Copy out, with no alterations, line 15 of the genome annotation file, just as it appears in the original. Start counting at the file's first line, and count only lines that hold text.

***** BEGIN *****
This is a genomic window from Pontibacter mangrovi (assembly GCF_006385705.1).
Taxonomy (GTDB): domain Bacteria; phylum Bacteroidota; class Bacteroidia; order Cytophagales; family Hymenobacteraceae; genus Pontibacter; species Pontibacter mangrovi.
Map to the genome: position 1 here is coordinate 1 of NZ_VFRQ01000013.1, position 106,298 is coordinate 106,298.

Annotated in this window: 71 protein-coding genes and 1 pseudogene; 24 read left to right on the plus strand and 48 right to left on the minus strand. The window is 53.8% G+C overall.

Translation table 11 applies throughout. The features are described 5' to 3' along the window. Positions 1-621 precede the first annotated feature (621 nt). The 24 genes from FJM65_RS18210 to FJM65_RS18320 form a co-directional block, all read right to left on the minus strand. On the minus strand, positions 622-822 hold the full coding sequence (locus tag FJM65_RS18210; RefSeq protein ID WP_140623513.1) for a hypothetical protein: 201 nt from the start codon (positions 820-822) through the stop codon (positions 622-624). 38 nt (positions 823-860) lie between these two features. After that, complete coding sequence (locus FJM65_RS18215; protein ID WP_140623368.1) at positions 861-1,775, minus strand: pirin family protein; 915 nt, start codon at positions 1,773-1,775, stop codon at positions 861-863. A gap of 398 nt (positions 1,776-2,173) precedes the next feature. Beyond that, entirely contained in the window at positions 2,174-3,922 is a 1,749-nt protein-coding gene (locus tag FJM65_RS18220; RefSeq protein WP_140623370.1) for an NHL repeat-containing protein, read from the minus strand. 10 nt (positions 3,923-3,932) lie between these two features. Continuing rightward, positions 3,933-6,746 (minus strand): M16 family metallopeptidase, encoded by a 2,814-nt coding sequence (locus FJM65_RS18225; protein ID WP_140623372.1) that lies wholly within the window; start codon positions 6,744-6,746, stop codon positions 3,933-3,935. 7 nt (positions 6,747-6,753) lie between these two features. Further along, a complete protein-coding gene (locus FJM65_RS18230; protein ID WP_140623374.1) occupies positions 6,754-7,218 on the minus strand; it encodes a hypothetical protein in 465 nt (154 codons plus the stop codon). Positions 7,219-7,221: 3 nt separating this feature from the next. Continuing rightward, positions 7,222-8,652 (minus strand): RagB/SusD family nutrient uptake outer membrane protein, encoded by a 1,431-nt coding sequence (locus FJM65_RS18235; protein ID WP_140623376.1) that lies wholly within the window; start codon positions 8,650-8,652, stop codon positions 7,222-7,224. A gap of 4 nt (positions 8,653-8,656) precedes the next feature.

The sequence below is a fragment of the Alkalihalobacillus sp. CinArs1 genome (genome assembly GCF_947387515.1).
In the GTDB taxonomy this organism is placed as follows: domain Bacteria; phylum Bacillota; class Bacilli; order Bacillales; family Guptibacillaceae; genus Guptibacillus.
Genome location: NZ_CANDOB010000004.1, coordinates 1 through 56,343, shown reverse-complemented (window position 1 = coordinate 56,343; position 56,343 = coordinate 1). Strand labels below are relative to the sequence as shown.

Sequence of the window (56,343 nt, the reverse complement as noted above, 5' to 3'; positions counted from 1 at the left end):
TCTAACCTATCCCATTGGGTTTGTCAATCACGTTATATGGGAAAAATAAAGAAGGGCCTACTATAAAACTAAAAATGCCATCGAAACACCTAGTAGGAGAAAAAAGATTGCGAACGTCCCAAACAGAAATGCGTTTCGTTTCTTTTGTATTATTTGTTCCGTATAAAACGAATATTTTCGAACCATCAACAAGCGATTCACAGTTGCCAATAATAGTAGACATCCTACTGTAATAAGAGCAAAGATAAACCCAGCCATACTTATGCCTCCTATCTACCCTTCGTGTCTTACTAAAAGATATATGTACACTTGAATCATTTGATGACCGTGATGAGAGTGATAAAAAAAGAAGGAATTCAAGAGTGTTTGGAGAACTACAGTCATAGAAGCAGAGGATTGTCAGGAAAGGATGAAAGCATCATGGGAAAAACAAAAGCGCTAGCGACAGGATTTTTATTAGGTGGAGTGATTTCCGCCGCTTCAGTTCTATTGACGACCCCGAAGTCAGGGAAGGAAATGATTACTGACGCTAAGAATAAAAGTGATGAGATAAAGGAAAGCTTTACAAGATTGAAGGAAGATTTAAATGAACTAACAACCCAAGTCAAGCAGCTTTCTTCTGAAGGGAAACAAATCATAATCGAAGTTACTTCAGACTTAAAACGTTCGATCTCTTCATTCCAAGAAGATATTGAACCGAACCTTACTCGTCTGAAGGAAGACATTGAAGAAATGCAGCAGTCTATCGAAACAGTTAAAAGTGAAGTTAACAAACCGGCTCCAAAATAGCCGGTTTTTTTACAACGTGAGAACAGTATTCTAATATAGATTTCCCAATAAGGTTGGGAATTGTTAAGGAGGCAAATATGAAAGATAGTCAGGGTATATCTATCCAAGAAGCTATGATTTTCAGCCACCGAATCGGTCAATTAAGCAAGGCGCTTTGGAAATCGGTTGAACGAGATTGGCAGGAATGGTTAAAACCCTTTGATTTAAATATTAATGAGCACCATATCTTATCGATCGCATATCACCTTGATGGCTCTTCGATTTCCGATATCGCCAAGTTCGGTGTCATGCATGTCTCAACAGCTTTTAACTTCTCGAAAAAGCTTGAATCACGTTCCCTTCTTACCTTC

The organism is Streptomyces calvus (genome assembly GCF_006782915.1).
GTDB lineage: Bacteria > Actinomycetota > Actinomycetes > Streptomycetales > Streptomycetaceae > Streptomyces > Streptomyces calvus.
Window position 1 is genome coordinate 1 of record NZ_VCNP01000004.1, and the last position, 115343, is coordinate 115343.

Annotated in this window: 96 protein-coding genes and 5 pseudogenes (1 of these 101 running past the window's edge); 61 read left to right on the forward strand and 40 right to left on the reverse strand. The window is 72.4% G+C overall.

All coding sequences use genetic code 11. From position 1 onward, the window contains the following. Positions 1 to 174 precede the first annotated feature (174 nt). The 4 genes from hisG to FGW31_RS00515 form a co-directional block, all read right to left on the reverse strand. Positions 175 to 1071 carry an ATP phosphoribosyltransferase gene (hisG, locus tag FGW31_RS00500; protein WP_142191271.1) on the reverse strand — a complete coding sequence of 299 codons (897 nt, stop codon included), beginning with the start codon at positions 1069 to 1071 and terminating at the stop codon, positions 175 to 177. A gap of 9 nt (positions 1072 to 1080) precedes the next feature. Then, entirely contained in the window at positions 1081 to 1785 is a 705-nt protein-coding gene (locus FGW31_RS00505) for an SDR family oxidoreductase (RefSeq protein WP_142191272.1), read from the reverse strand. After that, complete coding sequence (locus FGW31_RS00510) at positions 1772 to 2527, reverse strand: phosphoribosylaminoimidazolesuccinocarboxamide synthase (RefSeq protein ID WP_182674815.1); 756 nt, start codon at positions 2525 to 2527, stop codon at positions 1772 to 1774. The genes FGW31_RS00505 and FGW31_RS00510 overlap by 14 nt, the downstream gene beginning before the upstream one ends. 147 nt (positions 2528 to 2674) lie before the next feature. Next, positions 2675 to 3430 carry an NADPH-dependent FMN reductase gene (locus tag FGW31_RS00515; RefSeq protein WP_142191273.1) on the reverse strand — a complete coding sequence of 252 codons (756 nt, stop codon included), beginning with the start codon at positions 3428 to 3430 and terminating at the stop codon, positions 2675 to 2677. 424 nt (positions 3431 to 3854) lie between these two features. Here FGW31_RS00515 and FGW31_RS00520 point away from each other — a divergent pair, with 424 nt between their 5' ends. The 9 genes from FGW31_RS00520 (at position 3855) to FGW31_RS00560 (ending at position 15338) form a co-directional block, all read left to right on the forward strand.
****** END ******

All coding sequences use genetic code 11. From position 1 onward, the window contains the following. Positions 1 to 174 precede the first annotated feature (174 nt). The 4 genes from hisG to FGW31_RS00515 form a co-directional block, all read right to left on the reverse strand. Positions 175 to 1071 carry an ATP phosphoribosyltransferase gene (hisG, locus tag FGW31_RS00500; protein WP_142191271.1) on the reverse strand — a complete coding sequence of 299 codons (897 nt, stop codon included), beginning with the start codon at positions 1069 to 1071 and terminating at the stop codon, positions 175 to 177. A gap of 9 nt (positions 1072 to 1080) precedes the next feature. Then, entirely contained in the window at positions 1081 to 1785 is a 705-nt protein-coding gene (locus FGW31_RS00505) for an SDR family oxidoreductase (RefSeq protein WP_142191272.1), read from the reverse strand. After that, complete coding sequence (locus FGW31_RS00510) at positions 1772 to 2527, reverse strand: phosphoribosylaminoimidazolesuccinocarboxamide synthase (RefSeq protein ID WP_182674815.1); 756 nt, start codon at positions 2525 to 2527, stop codon at positions 1772 to 1774. The genes FGW31_RS00505 and FGW31_RS00510 overlap by 14 nt, the downstream gene beginning before the upstream one ends. 147 nt (positions 2528 to 2674) lie before the next feature. Next, positions 2675 to 3430 carry an NADPH-dependent FMN reductase gene (locus tag FGW31_RS00515; RefSeq protein WP_142191273.1) on the reverse strand — a complete coding sequence of 252 codons (756 nt, stop codon included), beginning with the start codon at positions 3428 to 3430 and terminating at the stop codon, positions 2675 to 2677. 424 nt (positions 3431 to 3854) lie between these two features. Here FGW31_RS00515 and FGW31_RS00520 point away from each other — a divergent pair, with 424 nt between their 5' ends. The 9 genes from FGW31_RS00520 (at position 3855) to FGW31_RS00560 (ending at position 15338) form a co-directional block, all read left to right on the forward strand.